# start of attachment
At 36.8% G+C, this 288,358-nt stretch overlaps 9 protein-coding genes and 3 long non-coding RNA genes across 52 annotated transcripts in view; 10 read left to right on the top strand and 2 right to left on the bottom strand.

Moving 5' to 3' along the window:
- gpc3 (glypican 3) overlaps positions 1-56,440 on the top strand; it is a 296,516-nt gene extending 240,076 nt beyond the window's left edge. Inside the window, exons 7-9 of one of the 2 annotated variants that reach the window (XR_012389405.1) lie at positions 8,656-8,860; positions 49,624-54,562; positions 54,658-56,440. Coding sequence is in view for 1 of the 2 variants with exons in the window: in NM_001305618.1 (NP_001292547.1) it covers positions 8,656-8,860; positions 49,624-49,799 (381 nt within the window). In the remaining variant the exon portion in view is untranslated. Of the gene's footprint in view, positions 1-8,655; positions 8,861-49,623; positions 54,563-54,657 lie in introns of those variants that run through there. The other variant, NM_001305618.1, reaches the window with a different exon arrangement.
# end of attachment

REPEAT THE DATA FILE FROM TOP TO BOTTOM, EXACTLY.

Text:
At 36.8% G+C, this 288,358-nt stretch overlaps 9 protein-coding genes and 3 long non-coding RNA genes across 52 annotated transcripts in view; 10 read left to right on the top strand and 2 right to left on the bottom strand.

Moving 5' to 3' along the window:
- gpc3 (glypican 3) overlaps positions 1-56,440 on the top strand; it is a 296,516-nt gene extending 240,076 nt beyond the window's left edge. Inside the window, exons 7-9 of one of the 2 annotated variants that reach the window (XR_012389405.1) lie at positions 8,656-8,860; positions 49,624-54,562; positions 54,658-56,440. Coding sequence is in view for 1 of the 2 variants with exons in the window: in NM_001305618.1 (NP_001292547.1) it covers positions 8,656-8,860; positions 49,624-49,799 (381 nt within the window). In the remaining variant the exon portion in view is untranslated. Of the gene's footprint in view, positions 1-8,655; positions 8,861-49,623; positions 54,563-54,657 lie in introns of those variants that run through there. The other variant, NM_001305618.1, reaches the window with a different exon arrangement.